While drinks and doughnuts for brunch might sound like a left-of-field concept to some, Nodo owner Kate Williams says the booze and baking trend has been wholeheartedly embraced by customers.
“People are really embracing the brunch scene more than ever and we felt it was the perfect extension of the Nodo dine-in offering, which is a full 150-seat cafe at our Newstead location,” she says.
“Sweet treats and cocktails are a perfect cheeky excuse to celebrate certain occasions and events, and we’ve embraced this with our drinks menu.”
Kate says the response from Nodo’s customer base has been “overwhelming”, with the brand’s donut martini becoming a bestseller.
“The donut martini is so delicious. We use a fair trade organic cacao liqueur, organic vodka made from quinoa, fresh-pressed raw almond milk, cinnamon and single-origin espresso. It’s truly a unique cocktail, and matches the donuts perfectly,” she explains.
Liqueur: The Sweet Spot
Liqueurs are distilled spirits that are sweetened with flavours or extracts. Liqueurs have always been an extremely versatile baking ingredient, and now there’s a growing number of Australian made contenders to consider. Tamborine Mountain Distillery’s Cherry Liqueur is divine, while Mr Black’s Cold- Drip Coffee Liqueur, for example, makes a brilliant substitute for plain old coffee in tiramisu.
Spirits: Dessert in a Bottle
Spirits are often used to add a complexity to desserts, and now the reverse is becoming increasingly popular. Australia’s Otter Craft Distilling (OCD) produces small-batch pure vodkas, including OCD Cocoa Vodka, made using sustainably sourced and traceable cocoa nibs. These nibs are steeped for 10 days to extract the warm, rich golden velvety character that gives OCD Cocoa Vodka its unique flavour. Intense and layered flavours of deep dark chocolate, cocoa dust and fudge brownie with hints of raisins and dates, that build to a warm and long bittersweet cocoa finish.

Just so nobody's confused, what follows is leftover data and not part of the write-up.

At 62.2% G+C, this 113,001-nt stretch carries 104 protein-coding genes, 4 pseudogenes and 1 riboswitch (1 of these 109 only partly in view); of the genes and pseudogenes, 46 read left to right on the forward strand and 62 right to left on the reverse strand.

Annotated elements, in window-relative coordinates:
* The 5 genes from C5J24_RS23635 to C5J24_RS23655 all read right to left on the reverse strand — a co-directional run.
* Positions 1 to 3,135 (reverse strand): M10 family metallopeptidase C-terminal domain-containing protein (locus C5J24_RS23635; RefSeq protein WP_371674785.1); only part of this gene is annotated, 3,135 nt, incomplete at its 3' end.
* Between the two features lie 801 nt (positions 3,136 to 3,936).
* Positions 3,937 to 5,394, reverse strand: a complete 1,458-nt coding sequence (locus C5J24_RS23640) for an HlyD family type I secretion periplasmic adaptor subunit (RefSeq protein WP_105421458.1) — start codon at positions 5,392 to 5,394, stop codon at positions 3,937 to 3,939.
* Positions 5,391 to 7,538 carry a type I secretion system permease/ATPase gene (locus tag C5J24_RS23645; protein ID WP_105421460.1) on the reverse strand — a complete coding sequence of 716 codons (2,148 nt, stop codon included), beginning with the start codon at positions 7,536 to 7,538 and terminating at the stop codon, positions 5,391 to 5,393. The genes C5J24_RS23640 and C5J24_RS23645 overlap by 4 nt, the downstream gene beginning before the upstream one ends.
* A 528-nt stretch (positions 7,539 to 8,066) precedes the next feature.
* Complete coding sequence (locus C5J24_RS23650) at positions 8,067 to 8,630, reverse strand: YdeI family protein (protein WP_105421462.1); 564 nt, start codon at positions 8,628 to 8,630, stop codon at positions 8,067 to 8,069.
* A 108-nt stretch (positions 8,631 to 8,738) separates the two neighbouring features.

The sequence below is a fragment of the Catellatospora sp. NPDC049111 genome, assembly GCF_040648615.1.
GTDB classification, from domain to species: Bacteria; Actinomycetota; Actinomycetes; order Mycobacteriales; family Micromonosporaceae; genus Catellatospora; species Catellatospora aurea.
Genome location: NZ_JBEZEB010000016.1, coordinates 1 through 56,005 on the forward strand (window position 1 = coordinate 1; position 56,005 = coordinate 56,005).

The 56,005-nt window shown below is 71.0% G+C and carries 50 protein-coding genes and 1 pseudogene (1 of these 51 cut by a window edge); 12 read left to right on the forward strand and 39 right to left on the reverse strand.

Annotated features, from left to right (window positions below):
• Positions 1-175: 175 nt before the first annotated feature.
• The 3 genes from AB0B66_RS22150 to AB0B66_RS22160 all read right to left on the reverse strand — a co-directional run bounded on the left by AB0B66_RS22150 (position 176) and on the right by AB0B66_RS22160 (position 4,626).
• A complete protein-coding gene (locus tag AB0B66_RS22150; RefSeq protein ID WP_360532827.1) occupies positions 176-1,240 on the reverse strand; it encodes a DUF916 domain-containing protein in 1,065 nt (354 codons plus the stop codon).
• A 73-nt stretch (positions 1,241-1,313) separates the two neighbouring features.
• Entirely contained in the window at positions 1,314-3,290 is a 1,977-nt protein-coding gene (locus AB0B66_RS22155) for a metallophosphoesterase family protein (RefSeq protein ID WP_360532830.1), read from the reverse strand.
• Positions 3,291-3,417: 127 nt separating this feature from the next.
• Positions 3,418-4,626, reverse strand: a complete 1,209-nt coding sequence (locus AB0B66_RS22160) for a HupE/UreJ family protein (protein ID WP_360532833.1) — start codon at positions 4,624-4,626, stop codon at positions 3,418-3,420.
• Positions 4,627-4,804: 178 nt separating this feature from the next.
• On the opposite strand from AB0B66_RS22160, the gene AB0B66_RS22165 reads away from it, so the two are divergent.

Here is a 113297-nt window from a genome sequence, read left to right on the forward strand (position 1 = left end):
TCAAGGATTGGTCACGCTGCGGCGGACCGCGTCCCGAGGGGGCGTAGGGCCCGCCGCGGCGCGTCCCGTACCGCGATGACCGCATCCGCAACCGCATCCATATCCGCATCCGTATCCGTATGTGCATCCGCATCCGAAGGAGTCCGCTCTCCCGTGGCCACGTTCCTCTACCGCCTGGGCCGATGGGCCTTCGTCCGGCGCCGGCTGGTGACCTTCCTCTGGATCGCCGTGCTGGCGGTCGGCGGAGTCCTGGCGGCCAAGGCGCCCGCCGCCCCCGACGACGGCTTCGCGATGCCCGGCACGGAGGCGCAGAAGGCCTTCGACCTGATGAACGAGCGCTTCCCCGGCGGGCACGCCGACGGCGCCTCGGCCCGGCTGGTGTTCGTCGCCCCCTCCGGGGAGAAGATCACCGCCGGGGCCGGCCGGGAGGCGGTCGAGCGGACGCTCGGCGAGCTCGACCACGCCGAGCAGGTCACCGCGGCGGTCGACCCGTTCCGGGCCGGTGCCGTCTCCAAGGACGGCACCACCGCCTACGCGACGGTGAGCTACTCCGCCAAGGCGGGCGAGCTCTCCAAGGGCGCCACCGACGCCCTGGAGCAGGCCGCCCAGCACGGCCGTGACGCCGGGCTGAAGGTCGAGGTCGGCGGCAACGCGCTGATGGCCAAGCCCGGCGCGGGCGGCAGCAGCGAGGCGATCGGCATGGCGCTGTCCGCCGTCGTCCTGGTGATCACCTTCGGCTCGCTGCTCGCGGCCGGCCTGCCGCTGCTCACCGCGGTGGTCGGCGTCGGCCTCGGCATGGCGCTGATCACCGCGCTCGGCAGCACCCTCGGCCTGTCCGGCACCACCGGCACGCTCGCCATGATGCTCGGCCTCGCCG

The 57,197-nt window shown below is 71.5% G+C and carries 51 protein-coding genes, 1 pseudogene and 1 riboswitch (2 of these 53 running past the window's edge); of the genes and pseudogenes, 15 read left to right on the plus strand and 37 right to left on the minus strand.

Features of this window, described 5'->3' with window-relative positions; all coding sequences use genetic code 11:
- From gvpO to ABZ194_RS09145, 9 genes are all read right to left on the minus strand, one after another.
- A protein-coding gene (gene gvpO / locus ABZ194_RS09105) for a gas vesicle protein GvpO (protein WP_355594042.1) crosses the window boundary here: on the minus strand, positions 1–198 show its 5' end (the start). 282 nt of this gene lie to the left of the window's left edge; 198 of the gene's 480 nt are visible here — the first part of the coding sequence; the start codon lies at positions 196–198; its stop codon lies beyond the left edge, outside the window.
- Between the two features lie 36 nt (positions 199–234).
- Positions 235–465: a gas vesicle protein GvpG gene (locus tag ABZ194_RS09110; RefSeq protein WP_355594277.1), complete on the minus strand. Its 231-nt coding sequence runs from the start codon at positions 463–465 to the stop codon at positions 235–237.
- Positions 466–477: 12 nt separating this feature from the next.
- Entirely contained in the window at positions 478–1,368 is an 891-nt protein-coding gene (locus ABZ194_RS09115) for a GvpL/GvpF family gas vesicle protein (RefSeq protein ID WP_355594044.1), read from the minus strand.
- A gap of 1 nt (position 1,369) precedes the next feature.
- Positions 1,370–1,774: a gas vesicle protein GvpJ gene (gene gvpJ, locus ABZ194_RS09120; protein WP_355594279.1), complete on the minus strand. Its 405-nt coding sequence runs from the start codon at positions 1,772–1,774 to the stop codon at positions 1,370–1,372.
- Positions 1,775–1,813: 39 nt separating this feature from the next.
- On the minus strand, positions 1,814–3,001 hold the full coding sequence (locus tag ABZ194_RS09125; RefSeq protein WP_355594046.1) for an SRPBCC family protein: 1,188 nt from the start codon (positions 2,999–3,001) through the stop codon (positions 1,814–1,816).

Wine: Rich and Hearty
Wine is, of course, a popular and versatile ingredient in any baker’s arsenal. Often used to create hearty bases for pies, it adds a richness and depth of flavour to slow-cooked meat and mingles beautifully with aromatics. For an unusual twist, why not try making your own mead (honey wine). Mead goes beautifully with slow-cooked chicken and would make for a very unique pie or tart. To make your own mead, you just need a sterilised unlidded jar, 200g raw honey and 800ml filtered water. Stir it once a day for 10 days and you’ll have made your own mead.
Beer: Beer from Bread
So you may have heard of beer being made from sourdough, but have you heard of Kvass? This traditional fermented Slavic beer is made specifically from rye or ‘black’ bread, with the darker colour of the bread contributing to the colour of the resulting drink. In many countries it’s considered nonalcoholic as the alcohol content from fermentation is fairly low (1% or less). Kvass is commonly served unfiltered with the yeast particles still in it, adding to its unique flavour and high vitamin B content.